When 27 low-income apartments housed in a historic red brick school in Giles County needed $660,000 worth of upgrades, it would’ve been a no-brainer for its owner to dip into millions of energy efficiency dollars newly set aside by the Virginia legislature.
But knowing that the funding stream from the state’s participation in the Regional Greenhouse Gas Initiative could be in jeopardy prompted Community Housing Partners to pursue a more secure route.
Enter Sol Systems of neighboring Washington, D.C.
The mission-driven solar company had announced in February that it was investing a total of $1.2 million with CHP and four other organizations in Virginia and Maryland dedicated to environmental justice, workforce training and climate resiliency.
Connecting with Sol Systems is a reflection of how scrappy nonprofits continue to doggedly diversify as state and federal financial resources targeted for home weatherization and repairs have seesawed over the last five decades.
A potential “divorce” from RGGI in Virginia is only the latest wave of uncertainty.
“We’re a gritty bunch,” said Chase Counts, senior director of operations for CHP’s Energy Solutions division. “We’ve fought for these programs to be established and we want to preserve them.”
That link with Sol Systems turned out to be prescient for CHP when the state Air Pollution Control Board voted 4-3 this month to repeal Virginia’s participation in the regional carbon market that caps emissions of heat-trapping gases from fossil fuel power plants.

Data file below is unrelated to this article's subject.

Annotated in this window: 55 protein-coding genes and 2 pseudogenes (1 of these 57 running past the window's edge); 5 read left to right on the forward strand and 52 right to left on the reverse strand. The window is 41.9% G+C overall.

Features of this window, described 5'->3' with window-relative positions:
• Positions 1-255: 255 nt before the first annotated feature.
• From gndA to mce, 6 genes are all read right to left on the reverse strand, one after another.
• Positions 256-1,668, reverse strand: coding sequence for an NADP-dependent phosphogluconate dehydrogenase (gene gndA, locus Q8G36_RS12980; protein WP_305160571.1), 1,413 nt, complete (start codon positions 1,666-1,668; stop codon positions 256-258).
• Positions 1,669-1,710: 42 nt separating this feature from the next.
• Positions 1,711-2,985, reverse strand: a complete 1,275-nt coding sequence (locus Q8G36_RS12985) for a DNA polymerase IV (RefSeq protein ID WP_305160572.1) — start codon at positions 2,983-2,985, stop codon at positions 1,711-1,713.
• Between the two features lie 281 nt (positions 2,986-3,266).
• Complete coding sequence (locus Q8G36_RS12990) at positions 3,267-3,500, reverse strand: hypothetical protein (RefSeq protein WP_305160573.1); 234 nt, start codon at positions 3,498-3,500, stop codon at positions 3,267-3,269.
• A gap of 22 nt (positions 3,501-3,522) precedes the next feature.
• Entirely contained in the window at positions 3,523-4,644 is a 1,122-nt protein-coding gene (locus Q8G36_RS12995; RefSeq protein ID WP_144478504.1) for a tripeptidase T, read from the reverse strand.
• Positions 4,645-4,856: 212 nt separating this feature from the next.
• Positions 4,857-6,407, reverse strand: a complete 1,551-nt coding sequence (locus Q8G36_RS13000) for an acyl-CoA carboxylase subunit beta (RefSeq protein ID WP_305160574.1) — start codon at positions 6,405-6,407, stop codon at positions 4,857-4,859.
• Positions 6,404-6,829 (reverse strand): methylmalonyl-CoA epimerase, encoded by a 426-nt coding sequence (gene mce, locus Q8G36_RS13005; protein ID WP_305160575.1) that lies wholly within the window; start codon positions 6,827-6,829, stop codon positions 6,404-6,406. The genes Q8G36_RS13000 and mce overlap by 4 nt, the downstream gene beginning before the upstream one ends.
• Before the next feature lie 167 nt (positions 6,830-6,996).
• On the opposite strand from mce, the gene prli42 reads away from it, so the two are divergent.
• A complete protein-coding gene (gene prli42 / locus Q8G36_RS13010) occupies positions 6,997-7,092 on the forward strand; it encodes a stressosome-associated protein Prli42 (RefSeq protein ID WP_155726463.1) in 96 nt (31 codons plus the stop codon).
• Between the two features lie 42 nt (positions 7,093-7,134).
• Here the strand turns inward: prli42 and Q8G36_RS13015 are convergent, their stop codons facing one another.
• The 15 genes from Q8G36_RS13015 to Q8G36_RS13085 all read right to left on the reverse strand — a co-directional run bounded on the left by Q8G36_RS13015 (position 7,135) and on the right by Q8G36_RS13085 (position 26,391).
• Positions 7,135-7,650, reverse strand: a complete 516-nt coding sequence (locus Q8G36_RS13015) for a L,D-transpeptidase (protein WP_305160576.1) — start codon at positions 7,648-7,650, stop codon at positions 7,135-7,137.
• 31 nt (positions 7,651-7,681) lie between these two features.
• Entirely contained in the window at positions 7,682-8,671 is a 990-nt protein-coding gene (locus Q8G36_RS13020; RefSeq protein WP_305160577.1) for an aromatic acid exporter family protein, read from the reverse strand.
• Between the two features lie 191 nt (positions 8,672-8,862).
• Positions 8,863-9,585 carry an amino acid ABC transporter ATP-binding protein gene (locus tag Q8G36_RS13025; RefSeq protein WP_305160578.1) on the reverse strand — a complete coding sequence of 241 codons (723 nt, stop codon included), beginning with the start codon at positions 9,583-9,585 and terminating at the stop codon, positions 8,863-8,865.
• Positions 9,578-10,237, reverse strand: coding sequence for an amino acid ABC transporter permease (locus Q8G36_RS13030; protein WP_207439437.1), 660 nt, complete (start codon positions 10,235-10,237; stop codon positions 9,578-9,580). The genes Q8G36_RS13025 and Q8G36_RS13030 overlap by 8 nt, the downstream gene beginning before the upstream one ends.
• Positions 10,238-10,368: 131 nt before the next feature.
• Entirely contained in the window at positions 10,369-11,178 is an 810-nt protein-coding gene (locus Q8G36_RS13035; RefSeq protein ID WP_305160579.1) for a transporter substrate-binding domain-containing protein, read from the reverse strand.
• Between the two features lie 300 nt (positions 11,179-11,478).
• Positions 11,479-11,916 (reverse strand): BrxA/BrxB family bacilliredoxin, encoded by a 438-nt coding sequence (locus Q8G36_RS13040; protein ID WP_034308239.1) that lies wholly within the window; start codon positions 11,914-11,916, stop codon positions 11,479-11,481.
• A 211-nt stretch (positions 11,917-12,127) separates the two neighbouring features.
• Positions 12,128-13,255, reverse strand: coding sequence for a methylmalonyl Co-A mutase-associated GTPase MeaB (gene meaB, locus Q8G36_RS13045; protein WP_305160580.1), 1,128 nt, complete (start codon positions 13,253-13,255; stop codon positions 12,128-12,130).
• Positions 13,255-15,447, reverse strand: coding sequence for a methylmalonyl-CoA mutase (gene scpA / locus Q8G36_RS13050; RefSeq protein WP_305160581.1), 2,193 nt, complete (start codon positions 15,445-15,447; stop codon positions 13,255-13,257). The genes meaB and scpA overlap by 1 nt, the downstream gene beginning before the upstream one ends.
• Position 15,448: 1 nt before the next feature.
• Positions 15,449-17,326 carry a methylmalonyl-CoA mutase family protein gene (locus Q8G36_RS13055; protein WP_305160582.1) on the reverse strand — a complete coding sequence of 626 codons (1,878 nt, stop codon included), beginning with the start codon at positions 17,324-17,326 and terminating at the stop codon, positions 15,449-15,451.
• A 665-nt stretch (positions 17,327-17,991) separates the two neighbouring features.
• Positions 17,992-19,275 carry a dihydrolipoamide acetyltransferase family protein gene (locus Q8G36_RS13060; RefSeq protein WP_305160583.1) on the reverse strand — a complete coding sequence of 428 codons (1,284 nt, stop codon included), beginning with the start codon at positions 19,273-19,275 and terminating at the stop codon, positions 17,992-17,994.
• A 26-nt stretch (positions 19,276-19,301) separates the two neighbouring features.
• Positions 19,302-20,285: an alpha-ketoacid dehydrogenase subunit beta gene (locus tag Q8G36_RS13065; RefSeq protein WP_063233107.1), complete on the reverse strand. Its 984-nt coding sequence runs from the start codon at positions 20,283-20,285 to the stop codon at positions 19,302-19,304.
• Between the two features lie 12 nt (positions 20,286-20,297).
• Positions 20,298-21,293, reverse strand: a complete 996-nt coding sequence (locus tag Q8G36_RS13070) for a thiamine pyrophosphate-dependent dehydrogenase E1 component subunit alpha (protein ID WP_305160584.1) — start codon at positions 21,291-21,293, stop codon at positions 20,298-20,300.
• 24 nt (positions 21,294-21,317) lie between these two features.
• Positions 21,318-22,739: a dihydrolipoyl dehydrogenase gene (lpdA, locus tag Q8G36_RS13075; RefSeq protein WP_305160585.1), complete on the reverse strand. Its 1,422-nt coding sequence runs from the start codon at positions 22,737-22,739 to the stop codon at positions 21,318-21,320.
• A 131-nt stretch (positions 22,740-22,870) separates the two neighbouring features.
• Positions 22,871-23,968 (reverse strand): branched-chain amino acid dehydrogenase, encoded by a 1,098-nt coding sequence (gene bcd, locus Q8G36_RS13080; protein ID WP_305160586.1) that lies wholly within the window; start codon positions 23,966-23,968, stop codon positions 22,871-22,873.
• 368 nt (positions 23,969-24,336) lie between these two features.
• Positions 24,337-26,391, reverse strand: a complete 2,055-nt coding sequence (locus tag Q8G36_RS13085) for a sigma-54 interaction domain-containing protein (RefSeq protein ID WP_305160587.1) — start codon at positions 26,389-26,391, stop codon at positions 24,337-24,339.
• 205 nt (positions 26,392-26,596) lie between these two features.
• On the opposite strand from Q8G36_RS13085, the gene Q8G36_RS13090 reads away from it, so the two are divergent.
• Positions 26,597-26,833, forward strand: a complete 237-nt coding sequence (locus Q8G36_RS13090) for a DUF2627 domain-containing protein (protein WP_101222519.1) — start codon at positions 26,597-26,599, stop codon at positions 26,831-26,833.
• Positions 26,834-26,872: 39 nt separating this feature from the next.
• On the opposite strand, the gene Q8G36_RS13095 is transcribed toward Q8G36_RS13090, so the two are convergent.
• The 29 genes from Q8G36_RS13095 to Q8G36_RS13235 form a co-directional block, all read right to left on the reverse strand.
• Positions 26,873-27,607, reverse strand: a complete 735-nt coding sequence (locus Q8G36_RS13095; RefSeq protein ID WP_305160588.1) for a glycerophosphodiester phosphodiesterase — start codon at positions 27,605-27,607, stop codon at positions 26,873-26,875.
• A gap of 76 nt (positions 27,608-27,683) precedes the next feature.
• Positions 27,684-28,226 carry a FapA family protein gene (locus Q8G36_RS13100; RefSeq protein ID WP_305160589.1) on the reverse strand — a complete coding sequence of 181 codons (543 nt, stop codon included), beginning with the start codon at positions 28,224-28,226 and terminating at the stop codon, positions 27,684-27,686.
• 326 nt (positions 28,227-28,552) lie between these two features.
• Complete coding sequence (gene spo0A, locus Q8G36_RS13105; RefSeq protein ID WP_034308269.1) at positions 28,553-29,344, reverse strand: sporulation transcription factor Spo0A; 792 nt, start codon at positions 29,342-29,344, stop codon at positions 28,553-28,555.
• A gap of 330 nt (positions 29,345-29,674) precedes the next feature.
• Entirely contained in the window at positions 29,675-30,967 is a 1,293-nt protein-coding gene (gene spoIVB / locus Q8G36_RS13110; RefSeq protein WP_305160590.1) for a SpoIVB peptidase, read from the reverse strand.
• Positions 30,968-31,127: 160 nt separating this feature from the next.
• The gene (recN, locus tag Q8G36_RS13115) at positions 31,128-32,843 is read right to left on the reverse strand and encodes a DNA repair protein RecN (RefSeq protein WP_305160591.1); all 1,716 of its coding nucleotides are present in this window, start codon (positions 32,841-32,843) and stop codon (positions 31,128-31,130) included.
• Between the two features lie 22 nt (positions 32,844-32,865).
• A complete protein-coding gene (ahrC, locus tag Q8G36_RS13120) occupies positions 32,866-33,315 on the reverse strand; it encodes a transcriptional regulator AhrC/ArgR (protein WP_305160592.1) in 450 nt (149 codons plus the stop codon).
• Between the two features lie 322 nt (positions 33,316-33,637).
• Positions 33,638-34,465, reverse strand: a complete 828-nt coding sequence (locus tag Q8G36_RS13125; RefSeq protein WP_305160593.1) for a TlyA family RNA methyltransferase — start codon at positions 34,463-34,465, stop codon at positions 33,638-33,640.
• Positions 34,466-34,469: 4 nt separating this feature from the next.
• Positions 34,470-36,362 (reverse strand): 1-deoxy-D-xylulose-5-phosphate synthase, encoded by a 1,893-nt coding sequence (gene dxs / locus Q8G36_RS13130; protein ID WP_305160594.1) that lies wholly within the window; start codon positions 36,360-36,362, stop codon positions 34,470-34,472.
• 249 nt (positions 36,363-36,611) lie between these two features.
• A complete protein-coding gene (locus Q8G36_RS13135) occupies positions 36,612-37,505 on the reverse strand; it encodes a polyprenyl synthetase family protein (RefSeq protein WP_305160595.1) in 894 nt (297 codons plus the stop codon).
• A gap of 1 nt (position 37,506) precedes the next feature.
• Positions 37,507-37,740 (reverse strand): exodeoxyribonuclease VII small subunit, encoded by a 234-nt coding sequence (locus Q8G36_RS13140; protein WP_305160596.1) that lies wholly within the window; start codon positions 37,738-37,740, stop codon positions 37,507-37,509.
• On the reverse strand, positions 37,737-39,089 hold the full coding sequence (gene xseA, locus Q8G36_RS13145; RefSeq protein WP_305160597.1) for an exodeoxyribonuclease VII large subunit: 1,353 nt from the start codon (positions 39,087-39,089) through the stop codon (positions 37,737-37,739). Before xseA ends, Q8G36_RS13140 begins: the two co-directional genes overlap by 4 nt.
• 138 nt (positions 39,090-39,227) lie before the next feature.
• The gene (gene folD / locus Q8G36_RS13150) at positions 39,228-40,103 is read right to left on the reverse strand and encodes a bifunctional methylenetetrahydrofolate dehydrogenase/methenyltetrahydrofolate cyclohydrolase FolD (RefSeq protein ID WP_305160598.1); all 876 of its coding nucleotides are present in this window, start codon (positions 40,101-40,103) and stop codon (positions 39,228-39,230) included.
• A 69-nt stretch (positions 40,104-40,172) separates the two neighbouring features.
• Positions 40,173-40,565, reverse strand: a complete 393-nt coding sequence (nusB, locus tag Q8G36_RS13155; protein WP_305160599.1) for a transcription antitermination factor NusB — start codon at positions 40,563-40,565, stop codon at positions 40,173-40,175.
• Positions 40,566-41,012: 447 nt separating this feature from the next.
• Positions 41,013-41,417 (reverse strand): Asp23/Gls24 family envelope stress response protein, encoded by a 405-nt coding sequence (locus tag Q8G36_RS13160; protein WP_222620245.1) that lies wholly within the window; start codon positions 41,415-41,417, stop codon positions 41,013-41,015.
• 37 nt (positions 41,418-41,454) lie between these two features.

The four “yea” votes came from appointees of Republican Gov. Glenn Youngkin, who pledged to withdraw from the 11-state East Coast compact before he was elected in November 2021.
Environmental organizations have vowed to beat back that repeal. Leaders doubt the board’s vote will survive legal scrutiny because they maintain that only legislative action can undo Virginia’s enrollment.
The General Assembly passed one law in 2020 to join RGGI and a subsequent one that split millions in auction allowances between initiatives to boost energy efficiency for lower-income residents and mitigate flooding.
Of course, the $350,000 that CHP received from Sol Systems for renovations that include new roofing, windows and exterior doors at the S.A. Robinson Apartments in Southwest Virginia is nowhere near the scale of RGGI’s millions.